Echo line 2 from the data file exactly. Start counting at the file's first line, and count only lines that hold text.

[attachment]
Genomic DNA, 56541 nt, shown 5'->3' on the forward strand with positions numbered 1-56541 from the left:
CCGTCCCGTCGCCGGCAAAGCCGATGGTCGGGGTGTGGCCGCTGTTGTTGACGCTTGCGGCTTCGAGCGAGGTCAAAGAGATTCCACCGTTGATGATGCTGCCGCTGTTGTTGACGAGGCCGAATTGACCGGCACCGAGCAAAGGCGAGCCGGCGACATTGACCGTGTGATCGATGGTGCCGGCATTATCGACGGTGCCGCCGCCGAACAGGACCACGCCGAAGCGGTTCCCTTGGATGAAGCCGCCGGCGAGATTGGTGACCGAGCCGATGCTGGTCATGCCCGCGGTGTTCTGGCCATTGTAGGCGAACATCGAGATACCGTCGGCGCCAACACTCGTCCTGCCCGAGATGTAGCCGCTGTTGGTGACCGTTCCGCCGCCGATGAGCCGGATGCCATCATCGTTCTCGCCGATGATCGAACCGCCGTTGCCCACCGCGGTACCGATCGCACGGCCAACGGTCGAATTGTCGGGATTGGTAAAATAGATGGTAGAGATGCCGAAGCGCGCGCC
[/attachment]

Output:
CCGTCCCGTCGCCGGCAAAGCCGATGGTCGGGGTGTGGCCGCTGTTGTTGACGCTTGCGGCTTCGAGCGAGGTCAAAGAGATTCCACCGTTGATGATGCTGCCGCTGTTGTTGACGAGGCCGAATTGACCGGCACCGAGCAAAGGCGAGCCGGCGACATTGACCGTGTGATCGATGGTGCCGGCATTATCGACGGTGCCGCCGCCGAACAGGACCACGCCGAAGCGGTTCCCTTGGATGAAGCCGCCGGCGAGATTGGTGACCGAGCCGATGCTGGTCATGCCCGCGGTGTTCTGGCCATTGTAGGCGAACATCGAGATACCGTCGGCGCCAACACTCGTCCTGCCCGAGATGTAGCCGCTGTTGGTGACCGTTCCGCCGCCGATGAGCCGGATGCCATCATCGTTCTCGCCGATGATCGAACCGCCGTTGCCCACCGCGGTACCGATCGCACGGCCAACGGTCGAATTGTCGGGATTGGTAAAATAGATGGTAGAGATGCCGAAGCGCGCGCC